The seasonal human flu virus may have descended from the 1918 Spanish flu strain, new research suggests.
The findings are based on an analysis of samples collected in Europe during the 1918 pandemic, which was the deadliest respiratory pandemic of the 20th century and killed between 50 and 100 million people.
Researchers detected mutations in the make-up of the H1N1 virus – or swine flu – that may have helped it better adapt to human hosts.
The seasonal human flu virus may have descended from the 1918 Spanish flu strain, new research suggests
Researchers detected mutations in the make-up of the H1N1 virus – or swine flu – that may have helped it better adapt to human hosts
The international team from Robert Koch Institute, University of Leuven, Charite Berlin and many others revealed more details on the biology of H1N1, as well as evidence of its spread between continents.
Sebastien Calvignac-Spencer and colleagues analysed 13 lung specimens from different individuals stored in historical archives of museums in Germany and Austria, collected between 1901 and 1931.
This included six samples collected in 1918 and 1919.
Researchers believe that genetic differences between the samples are consistent with a combination of local transmission and long-distance dispersal events.
They compared genomes from before and after the pandemic’s peak which indicate there is a variation in a specific gene associated with resistance to antiviral responses and could have enabled the virus’ adaptation to humans.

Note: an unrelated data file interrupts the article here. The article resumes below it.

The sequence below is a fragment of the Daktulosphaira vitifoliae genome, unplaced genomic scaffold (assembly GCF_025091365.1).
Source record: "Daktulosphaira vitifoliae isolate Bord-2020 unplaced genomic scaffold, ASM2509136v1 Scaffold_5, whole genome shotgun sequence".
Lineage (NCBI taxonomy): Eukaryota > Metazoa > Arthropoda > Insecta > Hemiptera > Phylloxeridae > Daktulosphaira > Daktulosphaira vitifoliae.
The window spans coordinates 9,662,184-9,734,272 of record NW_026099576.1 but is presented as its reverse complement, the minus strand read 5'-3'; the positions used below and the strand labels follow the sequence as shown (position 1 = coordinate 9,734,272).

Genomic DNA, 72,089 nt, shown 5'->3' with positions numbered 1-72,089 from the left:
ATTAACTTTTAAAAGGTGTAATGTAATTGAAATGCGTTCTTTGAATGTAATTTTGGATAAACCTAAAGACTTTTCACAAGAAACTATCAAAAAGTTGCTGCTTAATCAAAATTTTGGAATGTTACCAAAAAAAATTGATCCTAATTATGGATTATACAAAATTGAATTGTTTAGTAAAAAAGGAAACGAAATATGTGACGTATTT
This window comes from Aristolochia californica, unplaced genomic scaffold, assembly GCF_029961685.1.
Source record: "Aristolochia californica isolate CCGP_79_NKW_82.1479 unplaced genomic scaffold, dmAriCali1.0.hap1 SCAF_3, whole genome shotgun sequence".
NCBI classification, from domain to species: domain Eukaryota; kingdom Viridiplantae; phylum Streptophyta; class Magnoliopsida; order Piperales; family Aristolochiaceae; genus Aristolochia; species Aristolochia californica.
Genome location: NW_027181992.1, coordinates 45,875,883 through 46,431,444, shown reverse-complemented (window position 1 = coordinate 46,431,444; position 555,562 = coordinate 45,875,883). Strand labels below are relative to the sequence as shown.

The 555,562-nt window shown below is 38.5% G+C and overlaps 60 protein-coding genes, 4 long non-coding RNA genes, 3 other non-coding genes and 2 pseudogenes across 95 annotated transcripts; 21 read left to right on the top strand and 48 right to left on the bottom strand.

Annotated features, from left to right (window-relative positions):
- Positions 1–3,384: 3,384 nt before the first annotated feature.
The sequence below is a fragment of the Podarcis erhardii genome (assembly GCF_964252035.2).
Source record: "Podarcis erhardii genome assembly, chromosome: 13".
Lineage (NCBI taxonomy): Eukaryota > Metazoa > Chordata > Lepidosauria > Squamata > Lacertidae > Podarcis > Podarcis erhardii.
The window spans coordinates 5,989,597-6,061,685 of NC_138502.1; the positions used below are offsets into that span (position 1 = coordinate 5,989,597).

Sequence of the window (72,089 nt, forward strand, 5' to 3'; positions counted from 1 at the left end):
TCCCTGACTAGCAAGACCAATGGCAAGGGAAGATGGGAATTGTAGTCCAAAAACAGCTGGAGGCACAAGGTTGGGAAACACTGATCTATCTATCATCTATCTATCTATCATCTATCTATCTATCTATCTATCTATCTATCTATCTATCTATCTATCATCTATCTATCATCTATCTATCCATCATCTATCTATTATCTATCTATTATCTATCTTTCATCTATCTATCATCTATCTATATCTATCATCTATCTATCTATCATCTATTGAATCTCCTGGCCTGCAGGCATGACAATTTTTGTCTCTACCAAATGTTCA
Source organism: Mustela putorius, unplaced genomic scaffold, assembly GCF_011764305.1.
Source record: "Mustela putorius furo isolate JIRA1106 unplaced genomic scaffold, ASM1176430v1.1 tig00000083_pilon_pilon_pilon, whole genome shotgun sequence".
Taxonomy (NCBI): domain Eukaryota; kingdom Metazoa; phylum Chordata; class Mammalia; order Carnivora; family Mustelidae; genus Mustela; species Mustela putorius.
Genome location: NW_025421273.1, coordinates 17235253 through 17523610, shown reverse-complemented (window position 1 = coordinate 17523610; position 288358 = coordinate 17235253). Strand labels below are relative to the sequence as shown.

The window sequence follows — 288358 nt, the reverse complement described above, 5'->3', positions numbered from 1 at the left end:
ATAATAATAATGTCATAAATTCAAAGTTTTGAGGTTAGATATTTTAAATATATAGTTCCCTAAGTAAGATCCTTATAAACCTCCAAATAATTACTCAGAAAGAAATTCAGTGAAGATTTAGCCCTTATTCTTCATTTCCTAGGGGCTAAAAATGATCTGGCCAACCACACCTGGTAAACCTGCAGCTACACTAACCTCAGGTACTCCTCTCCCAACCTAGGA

The authors also conducted molecular clock modelling, which allows evolutionary timescales to be estimated, and suggest that all genomic segments of the seasonal H1N1 flu could be directly descended from the initial 1918 pandemic strain.
According to the researchers, this contradicts other hypotheses about how the seasonal flu emerged.
Dr Calvignac-Spencer said: ‘Our results in a nutshell show that there was genomic variation during that pandemic.
‘And when we interpret it, we detect a clear signal for frequent transcontinental dispersal.
The findings are based on an analysis of samples (pictured) collected in Europe during the 1918 pandemic, which was the deadliest respiratory pandemic of the 20th century and killed between 50 and 100 million people
Nurses are pictured caring for victims of the Spanish Flu in 1918 in Massachusetts as the virus spread around the world
Members of the Red Cross Motor Corps are pictured wearing masks as they carry a patient on a stretcher into their ambulance in Missouri in October 1918
‘We also show that there’s not any evidence for lineage replacement between the waves — like we see today with Sars-CoV-2 variants that replace one another.
‘And another thing that we uncovered with the sequences and new statistical models is that the subsequent seasonal flu virus that went on circulating after the pandemic might well have directly evolved from the pandemic virus entirely.’
The findings are published in Nature Communications.